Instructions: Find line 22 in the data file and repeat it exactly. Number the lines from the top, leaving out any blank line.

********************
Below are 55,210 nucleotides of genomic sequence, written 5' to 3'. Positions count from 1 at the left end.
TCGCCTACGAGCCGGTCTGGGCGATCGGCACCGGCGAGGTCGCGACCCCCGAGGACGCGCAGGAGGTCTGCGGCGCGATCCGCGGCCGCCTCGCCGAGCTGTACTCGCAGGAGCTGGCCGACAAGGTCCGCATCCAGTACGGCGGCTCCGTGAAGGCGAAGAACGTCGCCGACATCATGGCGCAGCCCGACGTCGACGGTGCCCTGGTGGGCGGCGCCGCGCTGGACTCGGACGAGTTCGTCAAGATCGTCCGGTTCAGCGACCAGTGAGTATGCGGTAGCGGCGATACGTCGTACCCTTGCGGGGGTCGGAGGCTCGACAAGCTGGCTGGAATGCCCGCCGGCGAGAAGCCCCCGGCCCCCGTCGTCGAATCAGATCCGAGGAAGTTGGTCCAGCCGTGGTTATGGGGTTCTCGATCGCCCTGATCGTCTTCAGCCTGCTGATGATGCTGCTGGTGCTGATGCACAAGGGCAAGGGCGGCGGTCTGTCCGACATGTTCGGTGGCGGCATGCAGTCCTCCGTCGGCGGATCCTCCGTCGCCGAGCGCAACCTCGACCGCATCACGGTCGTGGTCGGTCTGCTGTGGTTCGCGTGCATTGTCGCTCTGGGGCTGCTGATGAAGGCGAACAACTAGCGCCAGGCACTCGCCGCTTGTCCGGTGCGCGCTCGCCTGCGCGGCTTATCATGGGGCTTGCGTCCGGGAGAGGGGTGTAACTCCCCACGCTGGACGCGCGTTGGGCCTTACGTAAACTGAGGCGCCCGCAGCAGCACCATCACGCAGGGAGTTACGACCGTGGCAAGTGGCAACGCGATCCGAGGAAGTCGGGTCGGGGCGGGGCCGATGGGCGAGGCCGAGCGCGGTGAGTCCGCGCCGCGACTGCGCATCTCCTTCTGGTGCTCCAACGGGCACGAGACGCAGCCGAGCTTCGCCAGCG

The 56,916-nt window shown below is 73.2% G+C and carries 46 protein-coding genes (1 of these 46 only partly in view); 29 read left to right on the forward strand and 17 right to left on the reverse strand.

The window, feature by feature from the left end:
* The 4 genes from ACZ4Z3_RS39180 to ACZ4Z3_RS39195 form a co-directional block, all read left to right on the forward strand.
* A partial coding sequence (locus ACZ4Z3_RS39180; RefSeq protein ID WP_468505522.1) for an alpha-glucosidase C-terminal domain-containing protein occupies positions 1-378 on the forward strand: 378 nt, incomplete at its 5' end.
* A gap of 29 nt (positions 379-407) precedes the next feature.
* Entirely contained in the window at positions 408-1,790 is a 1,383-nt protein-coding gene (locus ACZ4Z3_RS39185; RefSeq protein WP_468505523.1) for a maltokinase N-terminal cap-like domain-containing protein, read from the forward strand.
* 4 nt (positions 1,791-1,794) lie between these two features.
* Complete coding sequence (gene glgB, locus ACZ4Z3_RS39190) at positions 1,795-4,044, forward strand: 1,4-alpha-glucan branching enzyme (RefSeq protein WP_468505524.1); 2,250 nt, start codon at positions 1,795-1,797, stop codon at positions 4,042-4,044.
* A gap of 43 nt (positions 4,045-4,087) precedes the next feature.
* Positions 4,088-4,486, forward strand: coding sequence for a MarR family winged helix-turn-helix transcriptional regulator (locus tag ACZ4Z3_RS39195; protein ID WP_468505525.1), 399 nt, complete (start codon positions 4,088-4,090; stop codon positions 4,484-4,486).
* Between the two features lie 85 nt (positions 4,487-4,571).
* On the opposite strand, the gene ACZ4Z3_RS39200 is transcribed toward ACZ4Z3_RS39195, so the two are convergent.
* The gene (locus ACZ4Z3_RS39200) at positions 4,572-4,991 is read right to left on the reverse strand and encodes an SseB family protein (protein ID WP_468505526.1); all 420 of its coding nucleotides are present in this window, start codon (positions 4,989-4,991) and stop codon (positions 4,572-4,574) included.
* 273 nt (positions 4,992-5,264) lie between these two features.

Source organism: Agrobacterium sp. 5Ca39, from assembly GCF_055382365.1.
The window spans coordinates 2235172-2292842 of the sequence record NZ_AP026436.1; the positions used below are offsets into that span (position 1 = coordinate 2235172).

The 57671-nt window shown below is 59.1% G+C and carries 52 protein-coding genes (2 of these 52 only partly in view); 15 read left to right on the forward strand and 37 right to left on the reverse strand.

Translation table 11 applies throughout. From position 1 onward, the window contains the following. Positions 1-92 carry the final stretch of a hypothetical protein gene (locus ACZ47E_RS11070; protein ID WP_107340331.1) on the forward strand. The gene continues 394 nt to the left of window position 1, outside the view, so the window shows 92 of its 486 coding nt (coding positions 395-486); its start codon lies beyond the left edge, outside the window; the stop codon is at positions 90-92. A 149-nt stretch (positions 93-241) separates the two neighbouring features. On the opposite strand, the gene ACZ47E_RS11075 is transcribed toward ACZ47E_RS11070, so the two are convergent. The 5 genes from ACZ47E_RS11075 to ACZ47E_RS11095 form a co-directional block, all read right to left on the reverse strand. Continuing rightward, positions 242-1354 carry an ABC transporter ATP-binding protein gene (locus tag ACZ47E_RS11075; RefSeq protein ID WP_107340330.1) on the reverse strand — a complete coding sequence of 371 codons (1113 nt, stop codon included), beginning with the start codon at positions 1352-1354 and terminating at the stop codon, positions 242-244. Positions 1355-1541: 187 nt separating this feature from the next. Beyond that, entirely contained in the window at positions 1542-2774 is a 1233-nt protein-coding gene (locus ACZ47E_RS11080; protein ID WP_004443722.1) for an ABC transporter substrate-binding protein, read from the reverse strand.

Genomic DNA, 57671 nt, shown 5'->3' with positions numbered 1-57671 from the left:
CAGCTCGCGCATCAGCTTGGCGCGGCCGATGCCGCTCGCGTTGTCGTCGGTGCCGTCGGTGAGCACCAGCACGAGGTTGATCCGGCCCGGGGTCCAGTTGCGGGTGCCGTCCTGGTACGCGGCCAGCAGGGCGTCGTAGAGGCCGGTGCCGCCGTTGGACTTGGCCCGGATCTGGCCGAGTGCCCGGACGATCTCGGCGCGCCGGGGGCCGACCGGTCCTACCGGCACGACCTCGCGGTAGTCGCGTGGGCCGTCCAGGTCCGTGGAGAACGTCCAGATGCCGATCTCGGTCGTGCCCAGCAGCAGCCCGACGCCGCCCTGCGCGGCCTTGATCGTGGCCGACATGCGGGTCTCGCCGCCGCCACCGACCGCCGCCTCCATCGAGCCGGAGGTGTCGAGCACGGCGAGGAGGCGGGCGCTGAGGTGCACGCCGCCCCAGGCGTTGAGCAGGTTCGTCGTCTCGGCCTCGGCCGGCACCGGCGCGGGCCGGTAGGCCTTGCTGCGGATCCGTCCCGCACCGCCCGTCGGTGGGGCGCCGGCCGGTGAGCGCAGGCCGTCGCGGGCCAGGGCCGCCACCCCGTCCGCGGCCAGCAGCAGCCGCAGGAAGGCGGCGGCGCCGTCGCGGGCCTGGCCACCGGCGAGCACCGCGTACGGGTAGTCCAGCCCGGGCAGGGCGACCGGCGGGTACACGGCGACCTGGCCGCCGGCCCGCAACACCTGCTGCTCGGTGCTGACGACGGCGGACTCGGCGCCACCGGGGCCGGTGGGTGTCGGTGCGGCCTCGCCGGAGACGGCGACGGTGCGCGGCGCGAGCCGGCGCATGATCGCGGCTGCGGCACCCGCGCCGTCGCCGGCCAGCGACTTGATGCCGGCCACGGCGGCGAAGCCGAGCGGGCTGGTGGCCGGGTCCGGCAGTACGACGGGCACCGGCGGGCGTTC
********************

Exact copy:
CAGCTCGCGCATCAGCTTGGCGCGGCCGATGCCGCTCGCGTTGTCGTCGGTGCCGTCGGTGAGCACCAGCACGAGGTTGATCCGGCCCGGGGTCCAGTTGCGGGTGCCGTCCTGGTACGCGGCCAGCAGGGCGTCGTAGAGGCCGGTGCCGCCGTTGGACTTGGCCCGGATCTGGCCGAGTGCCCGGACGATCTCGGCGCGCCGGGGGCCGACCGGTCCTACCGGCACGACCTCGCGGTAGTCGCGTGGGCCGTCCAGGTCCGTGGAGAACGTCCAGATGCCGATCTCGGTCGTGCCCAGCAGCAGCCCGACGCCGCCCTGCGCGGCCTTGATCGTGGCCGACATGCGGGTCTCGCCGCCGCCACCGACCGCCGCCTCCATCGAGCCGGAGGTGTCGAGCACGGCGAGGAGGCGGGCGCTGAGGTGCACGCCGCCCCAGGCGTTGAGCAGGTTCGTCGTCTCGGCCTCGGCCGGCACCGGCGCGGGCCGGTAGGCCTTGCTGCGGATCCGTCCCGCACCGCCCGTCGGTGGGGCGCCGGCCGGTGAGCGCAGGCCGTCGCGGGCCAGGGCCGCCACCCCGTCCGCGGCCAGCAGCAGCCGCAGGAAGGCGGCGGCGCCGTCGCGGGCCTGGCCACCGGCGAGCACCGCGTACGGGTAGTCCAGCCCGGGCAGGGCGACCGGCGGGTACACGGCGACCTGGCCGCCGGCCCGCAACACCTGCTGCTCGGTGCTGACGACGGCGGACTCGGCGCCACCGGGGCCGGTGGGTGTCGGTGCGGCCTCGCCGGAGACGGCGACGGTGCGCGGCGCGAGCCGGCGCATGATCGCGGCTGCGGCACCCGCGCCGTCGCCGGCCAGCGACTTGATGCCGGCCACGGCGGCGAAGCCGAGCGGGCTGGTGGCCGGGTCCGGCAGTACGACGGGCACCGGCGGGCGTTC